It’s time for another of our cupcake celebrations looking back at ABC Selfstore’s 25 years in business. For this one, we’re focussing on the streets of Southwark. As one of London’s oldest settlements, it has a more history than you could shake a toy-lightsabre-found-at the-back-of-your-self-storage-unit at. In fact, archeological excavations have revealed Pre-historic settlement in the area. We’ll be looking at the last 25 years or so, and as we’ve seen with Camden already, lots of things have changed, and lots of things haven’t.
So here we go – once again the places, spaces, technology, transport and politics of the area we serve with self-storage in Southwark, as we celebrate 25 years of ABC Selfstore…
Southwark has plenty of recognisable buildings, entertainment venues and visitor attractions. Many – including Southwark Cathedral, Tower Bridge, Borough Market and Winchester Palace are long-standing landmarks. But there are plenty of places that feel like part of the furniture – but are actually younger than we are!
Millennium Mile – it might feel like the area along the Southbank between Westminster and Tower Bridges – known as Millennium Mile – has been there forever. But it has been an area of huge investment and regeneration over the last 20 years. It is crazy to think that of London’s modern and most recognisable landmarks didn’t exist whenABC Selfstore opened its doors.
The Globe Theatre – feels like it’s really old, and it kind of is. It was designed to be as close as possible to Shakespeare’s original – which burned down in 1614, was rebuilt, but finally demolished in 1644. But despite feeling like it has been there since Elizabethan times, this Southbank landmark is a modern replica and opened as recently as 1997.
City Hall – The administration centre of the Greater London Authority, and home of the London Mayors Office, the unique and striking Sir Norman Foster-designed building opened in 2002.
The Shard – probably London’s most celebrated modern landmark, the Shard sits in Southwark Borough and can be seen from pretty much anywhere in the capital. It took just over three years to build. Construction began in March 2009 and the building was completed in November 2012. To make way for the Shard, developers had to take down another modern Southwark Landmark – Southwark Towers, which at the time were the UK’s largest building ever to have been demolished.
London is a sociable place and it’s also predominantly a Socialist place. Southwark is no exception. Excepting a short Lib-Dem interlude from 2002 – 2010, Local Authority has been Labour controlled every election, at least since 1964. It’s three Parliamentary Constituencies are red-blooded and have been held by Labour heavy hitters including Harriet Harman (Camberwell and Peckham 1997 – present), Tessa Jowell (Dulwich and West Norwood – 1992 to 2015). Southwark’s third and newest Parliamentary seat – it was created in 2010 – Bermondsey and Old Southwark, is currently Labour, who took it from the Liberal Democrats at the 2015 election.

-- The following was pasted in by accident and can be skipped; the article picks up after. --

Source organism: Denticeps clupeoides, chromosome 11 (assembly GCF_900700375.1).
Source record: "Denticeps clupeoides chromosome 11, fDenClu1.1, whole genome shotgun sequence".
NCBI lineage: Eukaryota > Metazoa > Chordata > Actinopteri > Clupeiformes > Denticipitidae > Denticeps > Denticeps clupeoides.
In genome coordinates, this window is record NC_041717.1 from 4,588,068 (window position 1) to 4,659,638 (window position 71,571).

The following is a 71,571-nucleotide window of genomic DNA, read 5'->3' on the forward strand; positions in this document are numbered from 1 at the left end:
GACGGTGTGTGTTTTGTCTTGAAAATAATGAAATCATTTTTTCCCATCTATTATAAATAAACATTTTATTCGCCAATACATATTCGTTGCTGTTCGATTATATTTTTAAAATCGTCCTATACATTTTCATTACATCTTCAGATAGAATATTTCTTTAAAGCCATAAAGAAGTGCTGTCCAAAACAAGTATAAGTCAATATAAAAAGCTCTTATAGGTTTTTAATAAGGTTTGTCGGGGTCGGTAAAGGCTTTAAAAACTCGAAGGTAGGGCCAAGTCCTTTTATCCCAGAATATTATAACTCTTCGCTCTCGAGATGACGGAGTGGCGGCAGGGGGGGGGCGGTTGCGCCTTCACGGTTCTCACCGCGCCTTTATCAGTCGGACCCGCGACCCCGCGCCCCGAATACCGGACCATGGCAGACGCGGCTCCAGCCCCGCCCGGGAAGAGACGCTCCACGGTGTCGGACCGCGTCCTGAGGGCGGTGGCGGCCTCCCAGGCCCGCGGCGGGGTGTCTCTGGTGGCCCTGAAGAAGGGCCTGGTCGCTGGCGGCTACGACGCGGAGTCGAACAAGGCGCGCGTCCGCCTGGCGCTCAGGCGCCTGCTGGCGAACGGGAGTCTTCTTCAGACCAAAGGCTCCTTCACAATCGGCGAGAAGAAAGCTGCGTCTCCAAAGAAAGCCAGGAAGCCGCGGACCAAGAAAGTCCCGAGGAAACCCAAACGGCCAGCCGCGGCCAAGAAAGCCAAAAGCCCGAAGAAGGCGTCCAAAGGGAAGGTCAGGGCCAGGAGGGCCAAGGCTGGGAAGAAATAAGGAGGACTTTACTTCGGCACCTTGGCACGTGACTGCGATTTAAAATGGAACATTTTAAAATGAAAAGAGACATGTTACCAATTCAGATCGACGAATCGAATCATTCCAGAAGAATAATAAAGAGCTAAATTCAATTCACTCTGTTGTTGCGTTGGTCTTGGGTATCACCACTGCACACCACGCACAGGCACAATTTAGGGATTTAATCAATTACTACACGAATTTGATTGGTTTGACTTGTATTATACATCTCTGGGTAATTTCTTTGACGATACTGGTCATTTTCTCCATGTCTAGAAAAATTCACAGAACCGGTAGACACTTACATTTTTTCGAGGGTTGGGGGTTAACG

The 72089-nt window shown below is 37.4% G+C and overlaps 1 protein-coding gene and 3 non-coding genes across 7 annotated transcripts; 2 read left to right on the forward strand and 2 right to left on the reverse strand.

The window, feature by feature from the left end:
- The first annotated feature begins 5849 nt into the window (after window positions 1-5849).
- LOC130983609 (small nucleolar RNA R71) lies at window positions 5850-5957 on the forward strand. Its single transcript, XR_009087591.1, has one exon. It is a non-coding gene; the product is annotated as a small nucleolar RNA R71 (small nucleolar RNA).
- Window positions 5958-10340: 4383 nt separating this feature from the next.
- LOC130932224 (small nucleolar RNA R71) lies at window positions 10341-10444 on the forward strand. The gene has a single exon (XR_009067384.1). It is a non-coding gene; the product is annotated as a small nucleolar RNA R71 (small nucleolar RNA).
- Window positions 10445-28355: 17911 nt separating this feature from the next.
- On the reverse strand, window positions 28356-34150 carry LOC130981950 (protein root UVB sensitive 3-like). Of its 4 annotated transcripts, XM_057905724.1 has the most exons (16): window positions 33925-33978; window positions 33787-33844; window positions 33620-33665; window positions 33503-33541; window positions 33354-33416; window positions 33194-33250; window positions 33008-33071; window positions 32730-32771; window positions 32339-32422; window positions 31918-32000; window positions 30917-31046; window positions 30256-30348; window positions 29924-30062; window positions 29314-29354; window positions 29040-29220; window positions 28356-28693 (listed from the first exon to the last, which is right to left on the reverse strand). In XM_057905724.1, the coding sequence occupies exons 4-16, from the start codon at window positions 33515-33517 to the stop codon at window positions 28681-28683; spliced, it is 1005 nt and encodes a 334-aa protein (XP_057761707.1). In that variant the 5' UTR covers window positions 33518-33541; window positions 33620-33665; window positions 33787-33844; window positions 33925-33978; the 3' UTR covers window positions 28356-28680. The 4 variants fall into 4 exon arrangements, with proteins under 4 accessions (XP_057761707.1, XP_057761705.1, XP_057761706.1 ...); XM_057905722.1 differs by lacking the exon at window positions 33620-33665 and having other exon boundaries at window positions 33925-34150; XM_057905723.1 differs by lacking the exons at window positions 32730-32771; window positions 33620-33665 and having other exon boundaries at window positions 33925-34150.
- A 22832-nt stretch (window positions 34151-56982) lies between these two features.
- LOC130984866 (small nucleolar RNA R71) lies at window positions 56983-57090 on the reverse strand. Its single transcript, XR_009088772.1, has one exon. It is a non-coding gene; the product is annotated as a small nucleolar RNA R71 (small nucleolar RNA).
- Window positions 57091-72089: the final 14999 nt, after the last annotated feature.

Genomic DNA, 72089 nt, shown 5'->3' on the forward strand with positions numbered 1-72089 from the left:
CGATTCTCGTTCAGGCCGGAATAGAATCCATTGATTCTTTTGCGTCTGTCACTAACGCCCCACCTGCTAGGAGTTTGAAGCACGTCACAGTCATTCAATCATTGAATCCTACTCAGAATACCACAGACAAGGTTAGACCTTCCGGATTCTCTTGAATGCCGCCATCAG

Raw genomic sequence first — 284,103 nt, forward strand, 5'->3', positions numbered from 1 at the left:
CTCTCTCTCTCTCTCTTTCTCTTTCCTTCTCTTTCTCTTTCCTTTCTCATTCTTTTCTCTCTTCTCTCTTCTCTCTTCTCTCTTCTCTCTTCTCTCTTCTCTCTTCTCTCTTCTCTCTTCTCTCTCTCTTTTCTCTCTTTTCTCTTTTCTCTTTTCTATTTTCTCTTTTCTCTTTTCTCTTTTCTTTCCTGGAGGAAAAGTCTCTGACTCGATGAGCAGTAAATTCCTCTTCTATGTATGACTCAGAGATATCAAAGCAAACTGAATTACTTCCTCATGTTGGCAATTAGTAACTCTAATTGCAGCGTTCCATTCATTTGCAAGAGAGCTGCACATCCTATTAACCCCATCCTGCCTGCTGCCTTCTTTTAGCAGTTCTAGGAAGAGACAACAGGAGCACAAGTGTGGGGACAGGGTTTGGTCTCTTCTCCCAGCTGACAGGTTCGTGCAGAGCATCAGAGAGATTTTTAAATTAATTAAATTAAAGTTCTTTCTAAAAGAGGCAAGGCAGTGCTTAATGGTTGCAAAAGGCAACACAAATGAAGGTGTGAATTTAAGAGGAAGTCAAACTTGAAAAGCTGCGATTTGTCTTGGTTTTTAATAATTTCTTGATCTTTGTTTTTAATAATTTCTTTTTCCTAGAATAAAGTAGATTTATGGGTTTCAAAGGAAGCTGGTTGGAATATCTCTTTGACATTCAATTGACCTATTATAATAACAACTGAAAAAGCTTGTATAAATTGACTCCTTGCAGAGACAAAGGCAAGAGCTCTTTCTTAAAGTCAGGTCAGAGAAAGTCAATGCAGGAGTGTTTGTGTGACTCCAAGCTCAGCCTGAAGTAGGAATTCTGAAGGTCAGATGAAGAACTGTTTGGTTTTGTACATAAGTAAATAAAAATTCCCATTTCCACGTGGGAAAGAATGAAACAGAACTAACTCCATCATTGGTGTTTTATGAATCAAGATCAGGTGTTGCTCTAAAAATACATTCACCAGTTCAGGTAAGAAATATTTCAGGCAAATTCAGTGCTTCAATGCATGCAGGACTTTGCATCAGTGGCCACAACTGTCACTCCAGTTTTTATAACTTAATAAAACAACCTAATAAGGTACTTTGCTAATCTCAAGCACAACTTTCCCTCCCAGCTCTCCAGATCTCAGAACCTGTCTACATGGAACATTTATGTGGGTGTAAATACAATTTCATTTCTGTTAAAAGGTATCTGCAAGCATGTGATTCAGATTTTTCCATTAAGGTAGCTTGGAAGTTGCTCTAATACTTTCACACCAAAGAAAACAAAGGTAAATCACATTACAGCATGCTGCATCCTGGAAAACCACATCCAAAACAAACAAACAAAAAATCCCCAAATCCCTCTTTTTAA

Getting Around Southwark
By far the biggest change in Transport over the past 25 years has been the introduction of London’s Congestion Charging zone in 2003. It covers a proportion of Southwark Borough, bounded by Tower Bridge Road, the A201 and the A3204 and the River Thames in the North. It’s one of the biggest congestion charging zones in the world – and at £10.50 a day (+ another £10 if your car doesn’t meet EURO 4 emissions standards) it isn’t cheap.
Another massive change that feels like it is part of the London furniture are London’s ‘Boris Bikes’. This Pay as You Go hire scheme is one of the best ays for getting around town. There are over 11,000 bikes, available from 750 plus docking stations and they cost just £2 for each 24hr period. The first 30 minutes is even free! So if you’re feeling fit and don’t mind running a bit of a relay race, you could use pedal power to get your stuff into storage with us. It’s a darn sight cheaper than using the car, less than jumping on the tube and better for you than anything else going.
Technology – TV
As we opened our doors for the first time in 1993, the world of media was on the cusp of some huge developments. Sky TV was founded just 3 years previously and in 1992 began broadcasting of English Premier League Football with exclusive rights. They paid a staggering £304 million for that package. In 2015 the bill had risen to £4.2Billion – and was no longer exclusive – as a European Court ruling means rights are now shared, currently with BT Sport.
Sky TV was the first broadcaster on a digital platform, their entry to the market triggered the beginning of a burgeoning of channels and the dilution of content. In 1993 there were just 5 terrestrial channels. In 2015 we’ve got 70 on Freeview alone. With On Demand subscription services like Amazon and Netflix we get our content in a completely different way.
In 1993, if you wanted to watch a film it would most likely have been on VHS videotape, moving to DVD through the late 90’s and 2000’s. A common sight on Southwark streets would have been the likes of Blockbuster Video rentals (their very first store opened in 1989 on Walworth Street). By 2013 the hard copy rental business model was obsolete and Blockbuster went into administration. A classic case of right-time-right-place, but a failure to see what was coming. Blockbuster lasted 24 years here in the UK.
Fortunately for us, even with digitisation, Londoners will always have the need for physical space to store stuff. So here’s to at least another 25 years for ABC Selfstore!